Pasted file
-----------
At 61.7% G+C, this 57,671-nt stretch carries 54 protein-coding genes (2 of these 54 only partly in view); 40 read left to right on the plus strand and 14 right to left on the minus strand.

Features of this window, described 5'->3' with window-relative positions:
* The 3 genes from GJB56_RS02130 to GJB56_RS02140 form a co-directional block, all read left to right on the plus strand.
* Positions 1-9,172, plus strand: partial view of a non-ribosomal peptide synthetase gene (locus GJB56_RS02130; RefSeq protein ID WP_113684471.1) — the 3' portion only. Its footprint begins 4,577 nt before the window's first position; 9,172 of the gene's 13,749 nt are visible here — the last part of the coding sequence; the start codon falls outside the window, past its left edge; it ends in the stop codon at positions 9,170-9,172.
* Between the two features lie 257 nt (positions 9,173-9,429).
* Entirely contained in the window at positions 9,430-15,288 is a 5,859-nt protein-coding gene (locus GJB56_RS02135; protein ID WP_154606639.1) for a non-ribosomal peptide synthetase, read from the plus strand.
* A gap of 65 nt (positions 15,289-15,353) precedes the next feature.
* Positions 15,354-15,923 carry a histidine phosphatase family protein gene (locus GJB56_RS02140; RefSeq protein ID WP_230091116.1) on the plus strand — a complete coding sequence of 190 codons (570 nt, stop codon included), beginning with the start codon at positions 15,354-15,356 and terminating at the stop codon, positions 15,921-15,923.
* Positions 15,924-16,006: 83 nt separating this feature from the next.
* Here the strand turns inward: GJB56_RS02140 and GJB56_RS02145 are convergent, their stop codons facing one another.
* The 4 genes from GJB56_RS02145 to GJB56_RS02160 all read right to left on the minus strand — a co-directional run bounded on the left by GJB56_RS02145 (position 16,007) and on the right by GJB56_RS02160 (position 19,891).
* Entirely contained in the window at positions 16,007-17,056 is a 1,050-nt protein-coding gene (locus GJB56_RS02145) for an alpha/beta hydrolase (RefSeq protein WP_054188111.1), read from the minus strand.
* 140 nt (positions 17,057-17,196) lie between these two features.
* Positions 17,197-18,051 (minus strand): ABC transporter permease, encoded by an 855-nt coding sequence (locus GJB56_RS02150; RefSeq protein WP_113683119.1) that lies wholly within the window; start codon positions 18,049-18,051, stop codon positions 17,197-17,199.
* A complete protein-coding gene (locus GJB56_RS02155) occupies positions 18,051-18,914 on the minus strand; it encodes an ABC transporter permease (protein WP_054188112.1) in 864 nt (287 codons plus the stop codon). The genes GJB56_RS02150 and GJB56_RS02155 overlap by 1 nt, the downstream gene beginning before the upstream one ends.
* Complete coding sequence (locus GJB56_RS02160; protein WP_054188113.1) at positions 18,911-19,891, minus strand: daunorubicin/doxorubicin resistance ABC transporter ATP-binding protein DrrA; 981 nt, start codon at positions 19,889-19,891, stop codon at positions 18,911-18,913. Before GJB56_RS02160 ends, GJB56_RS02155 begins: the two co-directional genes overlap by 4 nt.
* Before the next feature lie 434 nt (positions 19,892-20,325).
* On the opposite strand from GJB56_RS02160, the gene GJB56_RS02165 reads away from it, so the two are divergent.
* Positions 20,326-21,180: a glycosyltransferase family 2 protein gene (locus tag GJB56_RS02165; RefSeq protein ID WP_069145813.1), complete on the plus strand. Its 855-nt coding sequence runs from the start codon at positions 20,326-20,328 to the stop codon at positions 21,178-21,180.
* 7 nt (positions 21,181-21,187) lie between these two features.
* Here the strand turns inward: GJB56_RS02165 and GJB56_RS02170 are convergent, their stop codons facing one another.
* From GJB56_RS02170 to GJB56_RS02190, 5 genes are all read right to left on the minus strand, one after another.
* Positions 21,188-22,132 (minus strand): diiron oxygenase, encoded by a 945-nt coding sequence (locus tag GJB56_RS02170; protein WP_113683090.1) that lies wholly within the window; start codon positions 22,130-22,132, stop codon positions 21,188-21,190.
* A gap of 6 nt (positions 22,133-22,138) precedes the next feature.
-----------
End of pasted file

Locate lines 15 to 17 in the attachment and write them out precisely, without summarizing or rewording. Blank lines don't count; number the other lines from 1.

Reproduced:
* A complete protein-coding gene (locus GJB56_RS02155) occupies positions 18,051-18,914 on the minus strand; it encodes an ABC transporter permease (protein WP_054188112.1) in 864 nt (287 codons plus the stop codon). The genes GJB56_RS02150 and GJB56_RS02155 overlap by 1 nt, the downstream gene beginning before the upstream one ends.
* Complete coding sequence (locus GJB56_RS02160; protein WP_054188113.1) at positions 18,911-19,891, minus strand: daunorubicin/doxorubicin resistance ABC transporter ATP-binding protein DrrA; 981 nt, start codon at positions 19,889-19,891, stop codon at positions 18,911-18,913. Before GJB56_RS02160 ends, GJB56_RS02155 begins: the two co-directional genes overlap by 4 nt.
* Before the next feature lie 434 nt (positions 19,892-20,325).